Albert River (South East Queensland)

The Albert River is a perennial river located in the South East region of Queensland, Australia. Its catchment lies within the Gold Coast and Scenic Rim Region local government areas and covers an area of 782 square kilometres (302 sq mi). The river provides potable water for the town of Beaudesert.

Albert River at Stapylton, 2014
Location of Albert River river mouth in Queensland
EtymologyPrince Albert of Saxe-Coburg and Gotha
RegionSouth East Queensland
Local government areasScenic Rim Region, City of Gold Coast
Physical characteristics
SourceMcPherson Range, Great Dividing Range
Source confluenceRight and Left Branches of the Albert River
  locationbelow Neglected Mountain
  coordinates28°12′44″S 153°2′36″E
  elevation184 m (604 ft)
Mouthconfluence with the Logan River
27°41′42″S 153°14′30″E
3 m (9.8 ft)
Length102 km (63 mi)
Basin size782 km2 (302 sq mi)
Basin features
River systemLogan River

Course and features

Formed by the confluence of the Right and Left Branches of the river that begin in the Lamington National Park and drain the northern slopes of the Border Ranges within the Great Dividing Range, the Albert River rises below Neglected Mountain and east of the settlement of Hillview. The river flows generally north, joined by six minor tributaries before reaching its confluence with the Logan River between Alberton and Eagleby. From there the Logan flows a further 12 kilometres (7.5 mi) before entering Moreton Bay.[3] The Albert River catchment is bounded by the McPherson Range to the south, the Beechmont Range in the east and the Jinbroken Range and Birnam Range to the west.[4] The river's upper catchment is heavily influenced by the national parks of Tamborine, Main Range and the Lamington Plateau, and numerous local government-owned reserves and conservation areas,[5] that comprise part of the Shield Volcano Group of the UNESCO World Heritage Site Gondwana Rainforests of Australia.

Tributaries of the Albert River include the Stockyard Creek, Duck Creek, Kerry Creek, Cainbable Creek, Canungra Creek and Bidaddaba Creek.[1]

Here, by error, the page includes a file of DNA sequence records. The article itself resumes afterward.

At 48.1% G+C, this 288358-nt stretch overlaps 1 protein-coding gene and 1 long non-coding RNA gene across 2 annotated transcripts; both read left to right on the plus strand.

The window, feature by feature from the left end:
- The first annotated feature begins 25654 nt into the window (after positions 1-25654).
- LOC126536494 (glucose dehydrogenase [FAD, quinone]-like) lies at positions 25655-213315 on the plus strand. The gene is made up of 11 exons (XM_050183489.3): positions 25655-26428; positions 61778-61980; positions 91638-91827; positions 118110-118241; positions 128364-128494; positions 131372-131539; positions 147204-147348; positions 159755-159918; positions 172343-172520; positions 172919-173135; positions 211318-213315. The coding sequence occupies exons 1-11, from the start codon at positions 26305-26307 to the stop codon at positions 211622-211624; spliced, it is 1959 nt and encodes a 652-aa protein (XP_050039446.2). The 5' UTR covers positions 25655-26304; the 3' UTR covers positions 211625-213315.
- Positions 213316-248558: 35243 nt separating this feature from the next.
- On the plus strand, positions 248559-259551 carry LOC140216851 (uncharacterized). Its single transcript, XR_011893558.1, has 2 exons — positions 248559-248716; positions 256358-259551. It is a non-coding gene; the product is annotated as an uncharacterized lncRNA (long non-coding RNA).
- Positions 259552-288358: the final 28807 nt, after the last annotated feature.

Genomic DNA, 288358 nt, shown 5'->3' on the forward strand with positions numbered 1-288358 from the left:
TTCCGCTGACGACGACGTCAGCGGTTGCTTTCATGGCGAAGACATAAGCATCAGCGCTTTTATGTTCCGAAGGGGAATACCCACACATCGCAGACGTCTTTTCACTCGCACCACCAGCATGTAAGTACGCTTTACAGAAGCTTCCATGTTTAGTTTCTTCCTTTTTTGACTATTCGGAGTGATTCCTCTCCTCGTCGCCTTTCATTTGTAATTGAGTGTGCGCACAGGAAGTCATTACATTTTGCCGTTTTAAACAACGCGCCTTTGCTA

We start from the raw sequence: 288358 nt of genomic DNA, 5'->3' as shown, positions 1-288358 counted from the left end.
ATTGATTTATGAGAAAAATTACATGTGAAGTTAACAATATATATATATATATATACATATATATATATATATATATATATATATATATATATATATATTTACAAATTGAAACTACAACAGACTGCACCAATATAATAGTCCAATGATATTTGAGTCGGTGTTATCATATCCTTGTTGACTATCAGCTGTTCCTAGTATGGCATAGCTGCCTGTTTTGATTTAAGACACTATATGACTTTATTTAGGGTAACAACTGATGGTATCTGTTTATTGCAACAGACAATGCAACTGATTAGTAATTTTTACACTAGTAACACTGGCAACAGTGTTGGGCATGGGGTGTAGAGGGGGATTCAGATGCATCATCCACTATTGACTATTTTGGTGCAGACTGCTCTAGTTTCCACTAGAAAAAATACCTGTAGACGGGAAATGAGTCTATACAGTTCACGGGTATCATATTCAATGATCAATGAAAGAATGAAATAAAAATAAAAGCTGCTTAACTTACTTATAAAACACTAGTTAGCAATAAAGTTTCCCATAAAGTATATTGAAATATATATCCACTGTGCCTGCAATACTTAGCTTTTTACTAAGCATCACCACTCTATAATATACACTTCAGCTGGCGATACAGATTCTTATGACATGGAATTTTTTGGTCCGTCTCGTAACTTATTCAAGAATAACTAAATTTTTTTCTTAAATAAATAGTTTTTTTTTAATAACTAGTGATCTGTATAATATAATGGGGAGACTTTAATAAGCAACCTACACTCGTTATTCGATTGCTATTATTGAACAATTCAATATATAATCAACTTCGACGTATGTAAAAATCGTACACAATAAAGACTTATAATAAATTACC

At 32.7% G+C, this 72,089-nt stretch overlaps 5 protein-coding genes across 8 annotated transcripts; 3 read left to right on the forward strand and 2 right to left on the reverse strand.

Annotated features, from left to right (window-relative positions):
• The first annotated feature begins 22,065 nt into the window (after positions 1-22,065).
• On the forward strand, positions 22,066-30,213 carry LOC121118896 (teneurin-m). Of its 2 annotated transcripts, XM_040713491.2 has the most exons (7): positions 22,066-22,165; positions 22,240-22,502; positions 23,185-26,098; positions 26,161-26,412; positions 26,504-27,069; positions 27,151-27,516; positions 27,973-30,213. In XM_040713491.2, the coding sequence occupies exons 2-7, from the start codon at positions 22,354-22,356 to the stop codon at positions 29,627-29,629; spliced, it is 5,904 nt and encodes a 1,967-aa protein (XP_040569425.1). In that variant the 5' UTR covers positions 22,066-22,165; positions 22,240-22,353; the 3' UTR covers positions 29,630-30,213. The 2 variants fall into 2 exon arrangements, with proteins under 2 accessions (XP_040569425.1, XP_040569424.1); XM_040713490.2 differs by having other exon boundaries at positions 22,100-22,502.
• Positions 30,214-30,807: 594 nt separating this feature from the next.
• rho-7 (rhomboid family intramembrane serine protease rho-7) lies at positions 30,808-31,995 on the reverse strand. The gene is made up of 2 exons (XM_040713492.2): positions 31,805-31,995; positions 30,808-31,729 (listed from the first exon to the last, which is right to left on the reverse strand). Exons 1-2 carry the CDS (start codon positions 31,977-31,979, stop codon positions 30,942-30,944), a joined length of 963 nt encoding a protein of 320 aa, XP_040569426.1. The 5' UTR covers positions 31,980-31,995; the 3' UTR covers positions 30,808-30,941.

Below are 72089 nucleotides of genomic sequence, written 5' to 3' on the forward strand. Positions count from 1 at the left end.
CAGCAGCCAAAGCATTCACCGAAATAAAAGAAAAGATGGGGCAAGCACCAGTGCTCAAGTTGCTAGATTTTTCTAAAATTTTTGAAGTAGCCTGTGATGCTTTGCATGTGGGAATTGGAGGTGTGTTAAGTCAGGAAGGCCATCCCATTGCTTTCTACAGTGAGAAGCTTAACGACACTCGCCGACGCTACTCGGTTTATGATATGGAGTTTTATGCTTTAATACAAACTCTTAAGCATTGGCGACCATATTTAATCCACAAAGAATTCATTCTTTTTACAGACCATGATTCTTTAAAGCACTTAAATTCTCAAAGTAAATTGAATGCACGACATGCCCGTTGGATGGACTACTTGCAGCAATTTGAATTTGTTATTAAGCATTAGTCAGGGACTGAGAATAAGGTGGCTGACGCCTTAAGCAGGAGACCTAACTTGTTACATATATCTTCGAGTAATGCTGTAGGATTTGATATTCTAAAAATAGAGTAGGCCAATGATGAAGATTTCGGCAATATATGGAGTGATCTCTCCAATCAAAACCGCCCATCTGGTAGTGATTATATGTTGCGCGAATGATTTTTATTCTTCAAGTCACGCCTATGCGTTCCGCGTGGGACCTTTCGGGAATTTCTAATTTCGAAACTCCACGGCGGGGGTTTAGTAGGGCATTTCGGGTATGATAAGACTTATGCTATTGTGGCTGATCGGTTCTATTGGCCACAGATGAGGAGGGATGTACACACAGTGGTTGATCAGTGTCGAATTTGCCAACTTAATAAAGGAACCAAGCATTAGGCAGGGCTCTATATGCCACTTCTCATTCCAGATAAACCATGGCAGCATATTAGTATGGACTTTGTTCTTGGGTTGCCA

The Albert River is crossed by the Pacific Motorway, the Old Pacific Highway, and the Gold Coast railway line at Yatala.[1]


Yugembah (also known as Yugumbir, Jugambel, Jugambeir, Jugumbir, Jukam, Jukamba) is one of the Australian Aboriginal languages in areas that include the Albert River, Gold Coast, Logan, Scenic Rim, Beaudesert, Beenleigh, Coolangatta, Coomera, Logan River, Pimpama, Tamborine and Tweed River Valley, within the local government boundaries of the City of Gold Coast, City of Logan, Scenic Rim Regional Council and the Tweed River Valley.[6]

Mununjali (also known as Mananjahli, Manaldjahli and Manandjali) is a dialect of the Yugambeh language. The Mununjali language area includes landscape within the local government boundaries of the Scenic Rim and Beaudesert Shire Councils.[7]

The river was named by Robert Dixon[8] in honour of Prince Albert of Saxe-Coburg and Gotha.[9] A rise in the Albert River would see access to O'Reilly's Rainforest Retreat difficult or impossible during its early years of operation.[10]

Floods have been recorded on the Albert River in 1925, 1947, 1972, 1976, 1980, 1989, 2013 and 2017 (Cyclone Debbie).[11][12] In 1884, the S.S. Walrus ran aground on the bank of the river.[13] The vessel had been used as a floating sugar mill and distillery.